Let these gorgeous Strawberry Daiquiri Cupcakes whisk you away to more innocent (slightly naive) times. Like the summer when you thought the world couldn’t get any better than sitting in warm sand sipping a sweet n’ tangy frozen bevvy.
I tried my first daiquiri sitting in a shallow, clear swimming pool at a Mexican resort when I was eighteen years old. I’m pretty sure it was my first fancy (legal) cocktail and I felt like such an adult – sitting at the swim-up bar, sipping on a fruity cocktail at a fancy-pants all-inclusive. Yeah, I felt posh. Which is definitely not the way real adult me feels now in my flour splattered shirt and frizzy updo.
It was that memory – of teenage innocence and crystal blue waters – I wanted to recreate in these Strawberry Daiquiri Cupcakes. I tried to incorporate all the elements of a traditional strawberry daiquiri when making these: sweet strawberry, a hit of zingy lime, and a tipple of dark rum.
First, we draw you in with a deliciously sweet and fluffy, rum-spiked vanilla cupcake and then we slap you in the face with a sharp explosion of lime curd as you bite through the centre. A swirl of silky strawberry swiss meringue buttercream tops off this cupcake nicely, giving you a powerful burst of strawberry flavour. It’s fun, it’s wild, it’s summertime in a cupcake.
I won’t lie to you – these were not the easiest cupcakes to develop. In fact, I made several batches of Strawberry Daiquiri Cupcakes until I was satisfied with the result. #perfectionist
However! I did discover a few things from my various crappy batches that I would like to share with you so that you don’t make the same mistakes I did. So, let’s get learnin’!
Let us discuss tunnelling. If you’re unfamiliar with the term, it’s what happens when the carbon dioxide becomes trapped inside the cake and tries to burrow its way out. This tends to result in unpleasant holes in the top of your cake and a dense crumb.
Tunnelling was my nemesis with these cakes. As I pulled batch after batch out of the oven, I couldn’t help but deflate a little each time I saw gargantuan holes in the top of my otherwise lovely rum cupcakes. What the hell was I doing wrong? So I took to Google (as I often do in times of deep questioning), and it revealed some surprising results. Tunnelling is not an uncommon issue. Most of the time, it results from over mixing the batter once you’ve added the flour or too much carbon dioxide from chemical leaveners. Sometimes, it’s caused by curdled ingredients – which is why it’s always important to make sure everything is at room temperature before you begin baking – or over whipping the eggs or the baking tins being overfilled or… you get the idea. There are lots of reasons why your cake can tunnel.
So, with renewed vigour, I tied on my apron for the fifth attempt at these Strawberry Daiquiri Cupcakes. I made sure all of my ingredients had come to room temp before I began. I thoroughly sifted my dry ingredients (three times, in fact) to evenly disperse the baking powder. I was careful not to over whip the eggs. I only folded the batter until all of the flour pockets disappeared. I measured out my batter evenly into the cupcake moulds, careful not to overfill them. I tapped and swirled the tins on the counter. And then I sat in front of the oven and watched as my cupcake dreams were crushed once again.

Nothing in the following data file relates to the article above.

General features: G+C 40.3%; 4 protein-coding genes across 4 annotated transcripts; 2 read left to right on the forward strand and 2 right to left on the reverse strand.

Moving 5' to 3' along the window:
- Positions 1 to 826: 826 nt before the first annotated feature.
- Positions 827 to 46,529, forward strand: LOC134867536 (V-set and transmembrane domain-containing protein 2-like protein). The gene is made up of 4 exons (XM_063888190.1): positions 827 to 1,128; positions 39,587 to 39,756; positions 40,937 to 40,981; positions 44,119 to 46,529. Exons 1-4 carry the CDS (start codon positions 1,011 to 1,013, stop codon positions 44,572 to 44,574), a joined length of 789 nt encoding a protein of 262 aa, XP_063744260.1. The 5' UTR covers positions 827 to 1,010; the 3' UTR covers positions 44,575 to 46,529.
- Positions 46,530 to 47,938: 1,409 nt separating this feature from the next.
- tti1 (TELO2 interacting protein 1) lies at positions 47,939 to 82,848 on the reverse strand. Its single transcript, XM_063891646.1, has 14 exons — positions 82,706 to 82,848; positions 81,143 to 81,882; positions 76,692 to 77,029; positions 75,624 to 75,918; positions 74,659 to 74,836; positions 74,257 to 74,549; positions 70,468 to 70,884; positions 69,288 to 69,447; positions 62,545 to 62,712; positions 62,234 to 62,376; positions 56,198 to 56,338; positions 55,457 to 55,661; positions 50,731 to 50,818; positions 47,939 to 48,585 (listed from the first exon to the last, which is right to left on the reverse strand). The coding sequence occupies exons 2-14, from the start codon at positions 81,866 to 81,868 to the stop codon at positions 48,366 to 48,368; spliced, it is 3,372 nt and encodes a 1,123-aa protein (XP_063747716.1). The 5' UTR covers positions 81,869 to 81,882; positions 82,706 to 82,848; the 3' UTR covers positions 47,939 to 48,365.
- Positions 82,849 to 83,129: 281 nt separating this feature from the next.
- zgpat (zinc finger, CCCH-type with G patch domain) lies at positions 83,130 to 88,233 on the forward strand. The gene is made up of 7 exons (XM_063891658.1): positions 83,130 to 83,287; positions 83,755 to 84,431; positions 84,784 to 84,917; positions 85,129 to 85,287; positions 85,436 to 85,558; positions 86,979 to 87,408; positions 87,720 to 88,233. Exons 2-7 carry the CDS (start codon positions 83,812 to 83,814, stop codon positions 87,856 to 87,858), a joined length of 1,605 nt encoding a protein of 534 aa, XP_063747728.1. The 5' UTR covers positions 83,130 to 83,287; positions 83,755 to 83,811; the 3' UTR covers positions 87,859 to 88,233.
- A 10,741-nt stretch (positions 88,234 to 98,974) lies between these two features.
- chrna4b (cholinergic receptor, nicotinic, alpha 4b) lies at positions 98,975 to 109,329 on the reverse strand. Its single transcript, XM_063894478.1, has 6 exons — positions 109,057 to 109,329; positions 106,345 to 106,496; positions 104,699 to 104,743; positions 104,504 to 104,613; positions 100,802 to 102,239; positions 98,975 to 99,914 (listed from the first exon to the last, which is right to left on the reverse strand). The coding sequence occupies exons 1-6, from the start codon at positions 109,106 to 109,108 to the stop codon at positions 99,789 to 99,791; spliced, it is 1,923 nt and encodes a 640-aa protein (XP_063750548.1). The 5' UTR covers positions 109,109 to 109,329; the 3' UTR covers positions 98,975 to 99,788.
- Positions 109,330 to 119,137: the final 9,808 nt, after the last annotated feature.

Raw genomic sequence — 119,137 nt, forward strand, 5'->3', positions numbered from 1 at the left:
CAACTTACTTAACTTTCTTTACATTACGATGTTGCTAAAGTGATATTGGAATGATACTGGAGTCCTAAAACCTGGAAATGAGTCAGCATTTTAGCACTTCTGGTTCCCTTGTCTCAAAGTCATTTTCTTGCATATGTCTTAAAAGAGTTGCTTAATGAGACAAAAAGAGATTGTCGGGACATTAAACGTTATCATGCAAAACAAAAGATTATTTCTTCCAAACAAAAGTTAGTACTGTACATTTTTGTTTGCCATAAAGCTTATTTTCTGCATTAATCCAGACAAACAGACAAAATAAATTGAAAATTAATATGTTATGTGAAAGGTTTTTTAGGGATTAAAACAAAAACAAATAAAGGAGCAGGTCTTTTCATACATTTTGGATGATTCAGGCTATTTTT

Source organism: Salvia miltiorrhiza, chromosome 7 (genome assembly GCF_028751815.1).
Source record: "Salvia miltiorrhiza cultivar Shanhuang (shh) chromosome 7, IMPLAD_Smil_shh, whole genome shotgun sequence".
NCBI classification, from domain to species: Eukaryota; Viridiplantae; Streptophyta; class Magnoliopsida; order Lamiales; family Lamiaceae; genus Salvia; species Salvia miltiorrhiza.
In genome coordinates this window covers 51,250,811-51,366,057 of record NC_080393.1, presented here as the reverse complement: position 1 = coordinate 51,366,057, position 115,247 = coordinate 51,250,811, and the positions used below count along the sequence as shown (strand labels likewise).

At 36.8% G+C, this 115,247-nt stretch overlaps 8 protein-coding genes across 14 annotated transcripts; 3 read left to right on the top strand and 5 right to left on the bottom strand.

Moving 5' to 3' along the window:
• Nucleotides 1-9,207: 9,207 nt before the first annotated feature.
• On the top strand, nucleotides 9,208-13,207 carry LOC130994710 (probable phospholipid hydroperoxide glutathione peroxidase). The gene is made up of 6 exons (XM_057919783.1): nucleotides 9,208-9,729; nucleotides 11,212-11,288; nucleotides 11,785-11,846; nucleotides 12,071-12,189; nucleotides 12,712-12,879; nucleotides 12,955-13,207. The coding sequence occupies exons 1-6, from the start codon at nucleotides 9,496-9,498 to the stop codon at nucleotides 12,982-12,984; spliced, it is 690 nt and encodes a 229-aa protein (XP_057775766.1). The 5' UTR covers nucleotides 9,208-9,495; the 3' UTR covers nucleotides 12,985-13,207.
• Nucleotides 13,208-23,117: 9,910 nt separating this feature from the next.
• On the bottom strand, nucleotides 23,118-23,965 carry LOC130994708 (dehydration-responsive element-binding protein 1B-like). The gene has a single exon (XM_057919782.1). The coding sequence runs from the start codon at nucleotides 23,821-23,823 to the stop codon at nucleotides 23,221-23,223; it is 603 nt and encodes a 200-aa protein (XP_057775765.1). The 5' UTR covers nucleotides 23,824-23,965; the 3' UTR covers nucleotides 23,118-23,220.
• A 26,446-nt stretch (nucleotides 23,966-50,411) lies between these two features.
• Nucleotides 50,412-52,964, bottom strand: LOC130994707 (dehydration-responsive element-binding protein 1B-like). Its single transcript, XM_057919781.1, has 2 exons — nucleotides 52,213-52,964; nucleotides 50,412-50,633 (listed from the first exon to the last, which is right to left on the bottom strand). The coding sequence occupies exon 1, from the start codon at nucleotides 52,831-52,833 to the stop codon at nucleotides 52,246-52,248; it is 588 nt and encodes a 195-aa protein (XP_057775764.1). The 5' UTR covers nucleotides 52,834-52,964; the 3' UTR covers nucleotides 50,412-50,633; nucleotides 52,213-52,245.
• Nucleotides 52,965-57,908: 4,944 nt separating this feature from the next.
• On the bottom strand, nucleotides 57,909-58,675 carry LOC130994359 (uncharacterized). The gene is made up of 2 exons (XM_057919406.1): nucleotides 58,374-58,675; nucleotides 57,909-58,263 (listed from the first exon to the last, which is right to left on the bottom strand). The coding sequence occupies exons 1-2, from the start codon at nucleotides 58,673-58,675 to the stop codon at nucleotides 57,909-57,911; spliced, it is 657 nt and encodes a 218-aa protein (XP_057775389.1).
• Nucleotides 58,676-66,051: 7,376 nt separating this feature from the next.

Never in my life have I so hated a cupcake, friends.
After a tiny meltdown, I flicked on my laptop and then it dawned on me. Perhaps my method wasn’t the issue – maybe it was the ingredients I had chosen.
A little more Googling bore some fruit. The size of my sugar granules was the likely culprit. While using regular granulated raw cane sugar is fine for cakes with a high moisture content (ie. when you’re using oil, lots of milk, or yogurt in your recipe because the sugar has something to dissolve into), it is absolutely rubbish for creaming into butter. It simply won’t dissolve. In retrospect, I probably should have noticed the difference from the fact that the creamed butter and sugar just weren’t fluffing up like I was used to. No aeration = dense-ass, mole-hill cupcakes.
I did a little dance when I pulled the final batch out of the oven. They sprung back at the touch and there were only some teeny tiny holes in the top. #nailedit
So let’s recap. When you’re baking a cake, you should:
- Read the recipe and make sure you’re using the correct ingredients
- Make sure your ingredients are all at room temperature
- Shuffle your dry ingredients through a sieve and give ‘em at least a little whisk
- Cream your butter and sugar until pale, fluffy, and airy-fairy
- Do not over whip your eggs
- Do not overmix your flour
- Only fill your cupcake holes up to the ⅔ mark. No more. No less.
- Knock the tin against the counter a couple times to release any extra buildup of carbon dioxide
Yes, it seems like a lot of rules, but baking is a science, you know. You were made to follow the rules in Chemistry class for the same reasons – shit happens when you don’t!
Although, in my case, it was some tasty shit.
Strawberry Daiquiri Cupcakes
These Strawberry Daiquiri Cupcakes are infused with dark rum, a slap of zingy lime curd at the centre and topped off with sweet strawberry buttercream.